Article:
ITHACA, N.Y. -- Male college athletes consume about 50 percent more alcohol than their counterparts who don't participate in intercollegiate sports, a record beaten only by college fraternity members, as shown in a study published by the Core Institute at Southern Illinois University in Carbondale in the May issue of the Journal of American College Health.
Men on intercollegiate sports teams consume 10 alcoholic drinks a week, or 52 percent more than non-athletes, who average six drinks a week. College fraternity members consume 12 drinks a week on average.
The drinking practices of team leaders revealed in the study are of concern to Philip W. Meilman, the Core Institute's co-director and director of counseling and psychological services at Cornell University: 64 percent of male team leaders say they binge on alcohol, while 61 percent of their teammates report binging. By comparison, 45 percent of males not on intercollegiate sports teams reported that they binge drink. (Binging is defined as consuming five or more drinks in one sitting.)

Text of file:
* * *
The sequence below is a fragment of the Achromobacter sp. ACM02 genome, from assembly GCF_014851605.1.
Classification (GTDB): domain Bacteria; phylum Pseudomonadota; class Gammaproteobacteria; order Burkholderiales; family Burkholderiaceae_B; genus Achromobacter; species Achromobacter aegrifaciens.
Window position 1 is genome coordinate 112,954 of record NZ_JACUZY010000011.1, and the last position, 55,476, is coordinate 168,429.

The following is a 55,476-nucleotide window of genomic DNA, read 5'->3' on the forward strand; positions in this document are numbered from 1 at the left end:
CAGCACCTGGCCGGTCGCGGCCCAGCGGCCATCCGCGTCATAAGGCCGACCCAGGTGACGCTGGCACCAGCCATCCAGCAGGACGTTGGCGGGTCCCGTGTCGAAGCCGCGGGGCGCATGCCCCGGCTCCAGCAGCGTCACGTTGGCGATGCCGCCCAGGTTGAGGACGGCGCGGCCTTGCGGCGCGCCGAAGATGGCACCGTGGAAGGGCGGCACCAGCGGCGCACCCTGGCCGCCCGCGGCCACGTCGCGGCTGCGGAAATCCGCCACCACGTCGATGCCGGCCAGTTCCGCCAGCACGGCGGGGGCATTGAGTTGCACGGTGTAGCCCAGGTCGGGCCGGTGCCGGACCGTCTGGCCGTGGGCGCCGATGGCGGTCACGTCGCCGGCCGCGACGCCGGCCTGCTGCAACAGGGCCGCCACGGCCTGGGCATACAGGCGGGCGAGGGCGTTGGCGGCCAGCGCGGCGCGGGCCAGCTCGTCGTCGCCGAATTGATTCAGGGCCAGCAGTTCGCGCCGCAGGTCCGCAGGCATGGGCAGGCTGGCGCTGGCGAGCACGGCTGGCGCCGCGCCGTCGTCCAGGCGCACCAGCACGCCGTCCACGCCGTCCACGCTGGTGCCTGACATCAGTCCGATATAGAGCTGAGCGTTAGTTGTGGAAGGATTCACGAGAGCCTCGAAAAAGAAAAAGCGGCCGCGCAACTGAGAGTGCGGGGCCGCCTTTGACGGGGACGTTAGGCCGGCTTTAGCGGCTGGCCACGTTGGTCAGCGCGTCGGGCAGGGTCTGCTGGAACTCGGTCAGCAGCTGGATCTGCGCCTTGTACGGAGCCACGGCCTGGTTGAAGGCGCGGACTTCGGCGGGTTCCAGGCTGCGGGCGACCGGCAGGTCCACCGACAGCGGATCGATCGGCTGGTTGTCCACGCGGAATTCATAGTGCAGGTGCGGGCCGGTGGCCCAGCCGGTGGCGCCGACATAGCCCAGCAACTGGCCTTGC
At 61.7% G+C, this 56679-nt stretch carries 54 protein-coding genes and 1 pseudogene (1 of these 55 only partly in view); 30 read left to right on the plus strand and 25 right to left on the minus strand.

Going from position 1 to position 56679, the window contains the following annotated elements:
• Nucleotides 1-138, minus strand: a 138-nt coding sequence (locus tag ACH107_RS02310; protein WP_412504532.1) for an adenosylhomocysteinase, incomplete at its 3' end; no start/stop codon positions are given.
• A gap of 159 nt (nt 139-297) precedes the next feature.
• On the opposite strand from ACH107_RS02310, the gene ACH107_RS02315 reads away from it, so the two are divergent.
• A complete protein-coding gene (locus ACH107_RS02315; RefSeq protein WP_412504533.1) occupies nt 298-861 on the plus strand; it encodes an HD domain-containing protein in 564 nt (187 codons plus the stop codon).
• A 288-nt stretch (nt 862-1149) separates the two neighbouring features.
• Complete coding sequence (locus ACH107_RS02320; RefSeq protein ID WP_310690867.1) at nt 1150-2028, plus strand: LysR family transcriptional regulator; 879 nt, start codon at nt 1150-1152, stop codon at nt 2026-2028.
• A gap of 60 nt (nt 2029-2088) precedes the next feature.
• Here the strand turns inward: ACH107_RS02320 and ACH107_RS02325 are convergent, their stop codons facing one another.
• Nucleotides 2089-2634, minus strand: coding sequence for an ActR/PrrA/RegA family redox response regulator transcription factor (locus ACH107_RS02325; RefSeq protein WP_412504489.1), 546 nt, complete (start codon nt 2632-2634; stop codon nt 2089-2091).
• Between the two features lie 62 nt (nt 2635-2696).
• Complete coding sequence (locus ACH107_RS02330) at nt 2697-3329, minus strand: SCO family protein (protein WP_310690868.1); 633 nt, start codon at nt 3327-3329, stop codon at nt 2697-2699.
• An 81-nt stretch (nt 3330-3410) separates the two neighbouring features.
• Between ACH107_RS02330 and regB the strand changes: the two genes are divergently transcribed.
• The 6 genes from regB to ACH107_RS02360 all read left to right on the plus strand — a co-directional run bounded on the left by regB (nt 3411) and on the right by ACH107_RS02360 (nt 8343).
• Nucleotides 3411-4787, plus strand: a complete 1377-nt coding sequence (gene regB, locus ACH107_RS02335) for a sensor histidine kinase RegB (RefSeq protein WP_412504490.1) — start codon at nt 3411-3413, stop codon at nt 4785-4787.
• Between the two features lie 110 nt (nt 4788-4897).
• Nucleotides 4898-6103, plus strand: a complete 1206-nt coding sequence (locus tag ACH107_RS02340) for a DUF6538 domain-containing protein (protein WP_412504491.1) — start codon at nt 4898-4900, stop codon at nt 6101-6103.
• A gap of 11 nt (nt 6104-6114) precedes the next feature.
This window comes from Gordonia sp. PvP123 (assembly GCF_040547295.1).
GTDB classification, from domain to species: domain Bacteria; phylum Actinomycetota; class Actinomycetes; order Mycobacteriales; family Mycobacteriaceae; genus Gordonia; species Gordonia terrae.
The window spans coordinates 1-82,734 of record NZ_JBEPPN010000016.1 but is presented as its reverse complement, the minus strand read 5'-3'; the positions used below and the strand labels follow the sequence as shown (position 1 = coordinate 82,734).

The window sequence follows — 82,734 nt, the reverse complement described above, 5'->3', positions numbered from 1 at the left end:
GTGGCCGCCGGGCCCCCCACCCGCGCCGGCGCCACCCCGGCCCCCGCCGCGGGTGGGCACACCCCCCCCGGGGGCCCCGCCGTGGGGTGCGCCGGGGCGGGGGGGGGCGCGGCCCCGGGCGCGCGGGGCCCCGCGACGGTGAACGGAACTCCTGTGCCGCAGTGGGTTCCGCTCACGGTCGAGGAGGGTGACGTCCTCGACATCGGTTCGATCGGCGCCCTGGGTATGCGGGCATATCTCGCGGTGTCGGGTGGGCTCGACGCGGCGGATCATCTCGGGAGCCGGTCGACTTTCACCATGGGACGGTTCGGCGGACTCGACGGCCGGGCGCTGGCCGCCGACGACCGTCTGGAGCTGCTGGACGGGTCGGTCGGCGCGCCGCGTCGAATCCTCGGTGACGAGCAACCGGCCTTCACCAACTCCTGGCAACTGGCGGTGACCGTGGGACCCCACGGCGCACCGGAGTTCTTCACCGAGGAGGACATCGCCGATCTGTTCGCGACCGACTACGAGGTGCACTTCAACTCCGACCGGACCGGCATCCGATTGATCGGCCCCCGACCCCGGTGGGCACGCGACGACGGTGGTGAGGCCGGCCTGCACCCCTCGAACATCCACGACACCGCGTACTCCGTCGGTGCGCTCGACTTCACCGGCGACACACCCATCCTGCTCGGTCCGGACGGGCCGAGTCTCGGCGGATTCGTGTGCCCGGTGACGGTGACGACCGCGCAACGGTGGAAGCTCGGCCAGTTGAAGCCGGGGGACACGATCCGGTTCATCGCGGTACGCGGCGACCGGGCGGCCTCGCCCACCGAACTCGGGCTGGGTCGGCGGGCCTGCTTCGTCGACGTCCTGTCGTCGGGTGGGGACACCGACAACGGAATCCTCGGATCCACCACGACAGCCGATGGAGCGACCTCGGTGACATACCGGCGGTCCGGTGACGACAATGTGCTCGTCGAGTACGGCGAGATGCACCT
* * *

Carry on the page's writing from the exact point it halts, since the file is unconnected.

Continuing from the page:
Female athletes are flirting with trouble, too, the report shows. Nearly half (49 percent) of women team leaders admit they binge drink, a practice followed by 47 percent of their teammates and 31 percent of college women not on athletic teams. Female players drank an average of four drinks per week, or one drink more than their non-athletic sisters consumed.
"Team leaders appear to abuse alcohol to a somewhat greater extent than their teammates," Meilman says. "One would hope that they could serve as better role models. College athletic programs need to work harder on fostering positive leadership practices in their team captains. These are the students who set the norms, and they can be a force for good."
A total of 51,483 students on 125 college campuses across the United States answered the survey during the 1994 through 1996 school years. Among them
Contact: Linda Grace-Kobas
Cornell University News Service